And so goes the idea of this belt. The more I wear it, the more it will become mine. Soaking up skin oils where I might place my hands when I'm standing akimbo or where my hips scrape against a door jamb. The belt and lanyard are blank canvases.

But they're f*cking beautiful canvases.

The copper rivets on either side of the belt keeper are a discrete but elegant touch. It might never be seen by most people but it's kind of like lacy underwear on a woman--though she's got something over them, she just feels sexier wearing them instead of the white cotton alternative.

I love the lanyard so far, too. Despite initially thinking it was too long I changed my mind when I went to unlock the door and realized I could reach the lock without ever removing the key cluster. Function wins over form.

I'll be sure to keep you posted on how it wears in but at first glance I could not be happier.

Related: Visiting: Steelhead Fine Goods

March 28, 2013

NorthernGRADE Los Angeles

There are going to be some great, local brands at NorthernGRADE Los Angeles. Image and more info here.

March 25, 2013

Visiting: Steelhead Fine Goods

My friend Allan is the owner of Steelhead Fine Goods, a quality, bespoke leathergoods company based in Santa Barbara, California. So it's fitting that he's named his company after the ocean-going form of rainbow trout. Steelhead.

Once upon a time, you could name any river or stream in Southern California, and these beautiful fish were probably known to swim up it from the Pacific Ocean and spawn in their place of birth. But the damming of rivers, pollution, and over-fishing have left the steelhead a rare sight in the past few decades.

Steelhead Fine Goods, like its namesake, is rare breed. 

I had the chance to visit his shop recently during Allan's downtime, chat, and take some photos. Check out the photos here:

Just like conservationists are wont to bring back the magnificent steelhead, Allan is looking to breathe new life into a once dying craft. 

I'm not going to lie, I was taken by the smell of leather and the prospect of some nice leatherware. So after leaving his shop, I placed an order for a leather belt. I mean, it's good to support independent craftspeople, right? Oh, and you can check out more of Allan's work on his Tumblr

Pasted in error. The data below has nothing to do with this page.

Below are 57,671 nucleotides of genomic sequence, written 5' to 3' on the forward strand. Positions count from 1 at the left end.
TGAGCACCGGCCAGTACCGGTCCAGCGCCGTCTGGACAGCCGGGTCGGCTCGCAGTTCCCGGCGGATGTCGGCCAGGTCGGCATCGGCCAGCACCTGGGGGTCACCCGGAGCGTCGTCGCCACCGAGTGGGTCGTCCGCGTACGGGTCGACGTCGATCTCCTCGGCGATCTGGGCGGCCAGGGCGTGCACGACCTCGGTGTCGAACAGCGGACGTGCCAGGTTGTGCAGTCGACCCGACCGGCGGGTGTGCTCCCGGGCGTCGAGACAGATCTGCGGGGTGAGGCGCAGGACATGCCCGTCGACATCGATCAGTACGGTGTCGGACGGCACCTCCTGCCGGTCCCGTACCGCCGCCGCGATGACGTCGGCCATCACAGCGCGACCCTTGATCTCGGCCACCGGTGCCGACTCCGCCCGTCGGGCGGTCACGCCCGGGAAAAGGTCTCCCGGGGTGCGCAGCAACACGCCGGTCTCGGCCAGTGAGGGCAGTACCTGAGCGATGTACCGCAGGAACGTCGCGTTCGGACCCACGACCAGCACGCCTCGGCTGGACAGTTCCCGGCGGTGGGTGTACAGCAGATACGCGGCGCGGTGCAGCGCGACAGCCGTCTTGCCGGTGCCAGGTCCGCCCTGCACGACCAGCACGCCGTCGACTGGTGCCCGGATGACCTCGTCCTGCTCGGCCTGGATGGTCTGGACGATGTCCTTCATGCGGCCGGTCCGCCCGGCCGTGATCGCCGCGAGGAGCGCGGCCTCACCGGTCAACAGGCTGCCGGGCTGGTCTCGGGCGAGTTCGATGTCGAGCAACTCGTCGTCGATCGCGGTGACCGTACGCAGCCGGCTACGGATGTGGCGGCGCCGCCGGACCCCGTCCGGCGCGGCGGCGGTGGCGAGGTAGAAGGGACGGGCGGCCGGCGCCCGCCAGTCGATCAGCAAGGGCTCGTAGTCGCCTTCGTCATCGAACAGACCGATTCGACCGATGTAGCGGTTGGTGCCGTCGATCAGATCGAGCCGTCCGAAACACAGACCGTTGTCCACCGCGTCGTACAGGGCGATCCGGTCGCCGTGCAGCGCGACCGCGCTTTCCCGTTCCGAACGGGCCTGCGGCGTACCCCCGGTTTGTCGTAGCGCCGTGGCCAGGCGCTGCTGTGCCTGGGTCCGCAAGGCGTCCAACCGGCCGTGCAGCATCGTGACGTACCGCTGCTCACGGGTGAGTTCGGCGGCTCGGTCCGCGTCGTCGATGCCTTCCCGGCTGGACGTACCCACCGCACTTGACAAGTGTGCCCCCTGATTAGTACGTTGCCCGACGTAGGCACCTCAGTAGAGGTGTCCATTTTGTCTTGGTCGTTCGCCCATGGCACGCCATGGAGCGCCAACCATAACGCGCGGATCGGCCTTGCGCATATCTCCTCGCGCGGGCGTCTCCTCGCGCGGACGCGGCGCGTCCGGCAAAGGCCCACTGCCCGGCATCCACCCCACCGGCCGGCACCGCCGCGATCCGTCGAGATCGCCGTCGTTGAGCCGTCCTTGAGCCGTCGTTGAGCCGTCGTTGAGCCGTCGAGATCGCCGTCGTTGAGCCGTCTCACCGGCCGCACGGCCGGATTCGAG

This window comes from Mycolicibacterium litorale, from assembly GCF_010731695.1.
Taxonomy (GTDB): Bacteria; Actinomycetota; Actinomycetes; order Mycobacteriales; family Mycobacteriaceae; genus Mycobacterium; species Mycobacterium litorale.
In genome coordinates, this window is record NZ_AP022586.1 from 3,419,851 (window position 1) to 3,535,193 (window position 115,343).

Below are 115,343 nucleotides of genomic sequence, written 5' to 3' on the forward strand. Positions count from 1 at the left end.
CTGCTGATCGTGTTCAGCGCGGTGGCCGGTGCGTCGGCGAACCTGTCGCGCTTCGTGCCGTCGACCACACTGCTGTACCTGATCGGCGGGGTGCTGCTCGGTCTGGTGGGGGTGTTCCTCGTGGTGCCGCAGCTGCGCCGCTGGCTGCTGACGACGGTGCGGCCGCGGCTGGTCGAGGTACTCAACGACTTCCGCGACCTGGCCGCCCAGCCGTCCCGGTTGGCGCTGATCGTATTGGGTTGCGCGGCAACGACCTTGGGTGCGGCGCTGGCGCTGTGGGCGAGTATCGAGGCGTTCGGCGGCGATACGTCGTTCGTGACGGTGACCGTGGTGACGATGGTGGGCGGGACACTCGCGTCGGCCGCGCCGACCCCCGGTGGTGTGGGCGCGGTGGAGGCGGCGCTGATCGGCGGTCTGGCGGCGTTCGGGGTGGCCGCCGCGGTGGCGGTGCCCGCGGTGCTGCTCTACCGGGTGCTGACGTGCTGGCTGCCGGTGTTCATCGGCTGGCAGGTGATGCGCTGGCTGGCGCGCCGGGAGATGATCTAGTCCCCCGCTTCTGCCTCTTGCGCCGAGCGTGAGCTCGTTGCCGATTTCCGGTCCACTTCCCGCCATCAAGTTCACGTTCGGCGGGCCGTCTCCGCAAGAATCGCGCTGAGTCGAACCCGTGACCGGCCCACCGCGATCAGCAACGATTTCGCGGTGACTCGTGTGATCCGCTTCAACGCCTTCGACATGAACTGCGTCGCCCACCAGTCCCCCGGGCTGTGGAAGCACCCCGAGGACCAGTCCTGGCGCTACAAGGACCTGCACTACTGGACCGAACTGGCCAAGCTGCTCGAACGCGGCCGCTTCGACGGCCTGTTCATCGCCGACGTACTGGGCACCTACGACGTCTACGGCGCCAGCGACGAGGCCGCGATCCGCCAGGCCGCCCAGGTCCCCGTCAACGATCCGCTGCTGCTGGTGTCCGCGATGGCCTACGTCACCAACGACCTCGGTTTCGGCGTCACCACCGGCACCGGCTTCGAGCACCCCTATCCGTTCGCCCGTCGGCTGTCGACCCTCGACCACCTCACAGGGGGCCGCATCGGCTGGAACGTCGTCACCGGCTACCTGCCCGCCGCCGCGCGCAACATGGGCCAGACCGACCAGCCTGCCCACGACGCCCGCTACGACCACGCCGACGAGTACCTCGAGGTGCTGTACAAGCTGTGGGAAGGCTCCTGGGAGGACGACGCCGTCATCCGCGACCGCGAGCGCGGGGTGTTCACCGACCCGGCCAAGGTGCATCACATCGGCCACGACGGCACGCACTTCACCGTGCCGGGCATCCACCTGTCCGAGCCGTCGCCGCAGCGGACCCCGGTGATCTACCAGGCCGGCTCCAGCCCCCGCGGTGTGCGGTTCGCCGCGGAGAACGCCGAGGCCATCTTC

February 27, 2013

Throwing a Beefsteak

I don't know how the beefsteak banquet fell out of fashion but it sure as hell needs to make a comeback. After all, how could a menu of steak and beer be wrong? So, on a not-so-warm Saturday evening a handful of friends gathered to make an honest attempt to bring it back.

An early 1900s beefsteak. Note the simple menu.

For those of you who aren't aware of what a beefsteak entails, I suggest reading "All You Can Hold for Five Bucks," an (amazingly sexist) article from a 1939 issue of The New Yorker. Quite simply, the beefsteak is, "slices of ripened steaks, double lamb chops, kidneys, and beer by the pitcher [...] Knives, forks, napkins, and tablecloths never had been permitted."

Oh, and one other rule: no women.

I'm not going to lie, though, at the onset of this event, I'd been thinking about throwing sides in, maybe even a salad or other chlorophyll-based sustenance. But a cooler head prevailed and a friend convinced us to throw a genuine beefsteak. Thank you, Scott.

Then as osso buco and round tip hit the red oak wood fire with its aroma and smoke wafting into our faces, we drank beer from mason jars and discussed welding, woodworking, and various other things that we thought would make us appear manly.

The night's success could be seen on our aprons, wiping steak juices from off our fingers, catching beer spills, and, in my case, wiping blood from a cut tongue on whatever white section of poly-cotton we could find. This is definitely something we'll be doing again. Just maybe with a sober photographer on hand...